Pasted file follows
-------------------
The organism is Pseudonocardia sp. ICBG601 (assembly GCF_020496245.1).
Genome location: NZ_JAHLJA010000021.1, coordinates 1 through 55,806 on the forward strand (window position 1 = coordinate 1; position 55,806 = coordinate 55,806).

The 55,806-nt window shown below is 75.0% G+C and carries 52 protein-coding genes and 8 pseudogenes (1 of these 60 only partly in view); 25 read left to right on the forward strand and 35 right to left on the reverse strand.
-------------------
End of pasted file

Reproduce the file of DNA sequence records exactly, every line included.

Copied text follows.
The organism is Pseudonocardia sp. ICBG601 (assembly GCF_020496245.1).
Genome location: NZ_JAHLJA010000021.1, coordinates 1 through 55,806 on the forward strand (window position 1 = coordinate 1; position 55,806 = coordinate 55,806).

The 55,806-nt window shown below is 75.0% G+C and carries 52 protein-coding genes and 8 pseudogenes (1 of these 60 only partly in view); 25 read left to right on the forward strand and 35 right to left on the reverse strand.